snobbing everything which is simpler
snobbing=turning up our noses. It was clear to me. smile
Quote

3. This would never happen if they realize that all these
characteristics are circumstantial vehicles.
pertinent but not essential, incidental
Quote

4. Music which is not complex, is simply music which
DOESN'T NEED to be so .
It is what it is. smile
Quote

5. We find intellectual satisfaction in over-using our mind
when listening and analysing the structure
Describing what happens when people over-analyze instead of just enjoying things. smile

Re: How can I help my students when they don't practice???
#927736 12/06/08 01:36 PM
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Originally posted by Danny Niklas:
But there's no difference between MTV pop songs and lieders.
The difference would not be Lieder vs. pop songs but IF pop songs have a standard notated version that is expected be followed. smile

Re: How can I help my students when they don't practice???
#927737 12/06/08 02:34 PM
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Quote
Originally posted by Gary D.:
Quote
Originally posted by Danny Niklas:
But there's no difference between MTV pop songs and lieders.
The difference would not be Lieder vs. pop songs but IF pop songs have a standard notated version that is expected be followed. smile
What about Baroque music? Typically, the continuo was not notated, and the players were expected to improvise - kinda like pop or jazz players. I played the harpsichord in a Baroque period-instrument ensemble once, and my music certainly wasn't notated - I only had the bare skeleton of a melodic line and some chord symbols. Just because there is a "standard notated version" now, and everyone plays it exactly the same, does not mean that this is what the composer intended at the time the music was written.

Re: How can I help my students when they don't practice???
#927738 12/06/08 03:33 PM
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Larissa, thank you for the selections you posted. What I don't know could fill an ocean. How many lifetimes would we need to absorb it all? wink

Re: How can I help my students when they don't practice???
#927739 12/06/08 06:56 PM
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Quote
Originally posted by keystring:
Larissa, thank you for the selections you posted. What I don't know could fill an ocean. How many lifetimes would we need to absorb it all? wink
Glad you enjoyed them! And isn't it wonderful that music is so vast and so diverse that there's always something new to learn?

Re: How can I help my students when they don't practice???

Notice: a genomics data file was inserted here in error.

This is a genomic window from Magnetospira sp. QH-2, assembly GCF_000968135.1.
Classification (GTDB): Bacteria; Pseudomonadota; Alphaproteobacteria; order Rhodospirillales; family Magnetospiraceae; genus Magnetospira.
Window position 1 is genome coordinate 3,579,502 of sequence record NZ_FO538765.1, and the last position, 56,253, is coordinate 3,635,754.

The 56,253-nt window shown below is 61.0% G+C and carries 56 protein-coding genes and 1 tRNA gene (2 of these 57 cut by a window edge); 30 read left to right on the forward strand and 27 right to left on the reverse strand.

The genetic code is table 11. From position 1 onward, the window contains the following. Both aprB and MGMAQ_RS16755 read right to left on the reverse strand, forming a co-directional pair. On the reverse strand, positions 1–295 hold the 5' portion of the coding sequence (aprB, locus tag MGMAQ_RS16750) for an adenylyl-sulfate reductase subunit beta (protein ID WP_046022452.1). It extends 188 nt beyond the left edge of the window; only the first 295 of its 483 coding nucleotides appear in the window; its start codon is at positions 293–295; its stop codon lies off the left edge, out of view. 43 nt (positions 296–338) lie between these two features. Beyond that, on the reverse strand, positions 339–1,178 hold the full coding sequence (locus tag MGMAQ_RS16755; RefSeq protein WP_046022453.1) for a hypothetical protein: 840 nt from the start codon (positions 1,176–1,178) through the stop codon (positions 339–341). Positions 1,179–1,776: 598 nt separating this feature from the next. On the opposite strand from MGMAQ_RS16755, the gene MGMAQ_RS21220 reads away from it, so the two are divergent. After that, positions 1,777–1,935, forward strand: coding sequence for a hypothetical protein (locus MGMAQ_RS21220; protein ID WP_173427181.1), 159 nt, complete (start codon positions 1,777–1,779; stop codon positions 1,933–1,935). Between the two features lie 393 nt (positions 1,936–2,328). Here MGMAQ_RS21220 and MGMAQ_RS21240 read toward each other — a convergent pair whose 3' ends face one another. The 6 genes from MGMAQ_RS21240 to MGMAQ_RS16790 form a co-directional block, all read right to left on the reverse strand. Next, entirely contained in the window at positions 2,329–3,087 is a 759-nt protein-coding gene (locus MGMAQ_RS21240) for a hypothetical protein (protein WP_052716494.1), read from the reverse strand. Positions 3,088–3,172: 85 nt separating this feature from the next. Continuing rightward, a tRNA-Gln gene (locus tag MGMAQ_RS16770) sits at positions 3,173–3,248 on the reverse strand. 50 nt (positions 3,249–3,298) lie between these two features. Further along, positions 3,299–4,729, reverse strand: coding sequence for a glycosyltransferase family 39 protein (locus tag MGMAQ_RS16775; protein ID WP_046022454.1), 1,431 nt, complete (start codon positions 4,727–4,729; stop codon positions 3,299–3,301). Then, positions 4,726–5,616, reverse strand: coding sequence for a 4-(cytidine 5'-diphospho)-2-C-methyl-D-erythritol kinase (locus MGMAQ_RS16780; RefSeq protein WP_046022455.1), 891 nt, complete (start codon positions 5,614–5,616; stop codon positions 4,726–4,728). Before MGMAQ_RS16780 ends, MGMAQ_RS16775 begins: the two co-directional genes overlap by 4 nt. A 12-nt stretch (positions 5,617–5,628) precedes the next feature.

#927740 12/06/08 09:31 PM
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Originally posted by Larisa:
Quote
Originally posted by keystring:
[b] Larissa, thank you for the selections you posted. What I don't know could fill an ocean. How many lifetimes would we need to absorb it all? wink
Glad you enjoyed them! And isn't it wonderful that music is so vast and so diverse that there's always something new to learn? [/b]
I agree, thank you for expanding my vision. I'm been watching Dick Hyman on you tube all day, fascinating styles I knew nothing about.

Watching him play Kitten on the Keys or Fingerbreaker = wow.

It almost made me ask a question I've been careful to avoid for years. That is the perennial, as an adult beginner how good can I get? I ignored it, because I didn't care. I have zero desire to play Rach or Chopin. I have a great desire to play music at a difficulty level that is realistic (though beyond me now).

So I dunno about the stuff you posted. His block chord stylings look doable to me with a little work, okay a lot of work. But Kitten or Fingerbreaker looks easily on a par with the most difficult concerto works - am I wrong?


gotta go practice
Re: How can I help my students when they don't practice???
#927741 12/06/08 10:53 PM
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I don't think they're quite as hard as that. I think you should try them and find out. smile

Re: How can I help my students when they don't practice???
#927742 12/07/08 12:44 AM
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Thanks Gary D for attempting to explain what the blazes the Swiss-based chappie is on about ... but, if you are correct in your explanation, then Danny is an loose cannon who is merely flying a verbose kite to stay in the Forum chat.

Staying with your interpretation

1. How can any Charlie suggest that music is a vehicle for self-expression ... when the composer is locked into the torturous game of combining
note patterns into an agreeable whole ... while for most of us, there is never a thought of self-expression when tackling a Beethoven Sonata ...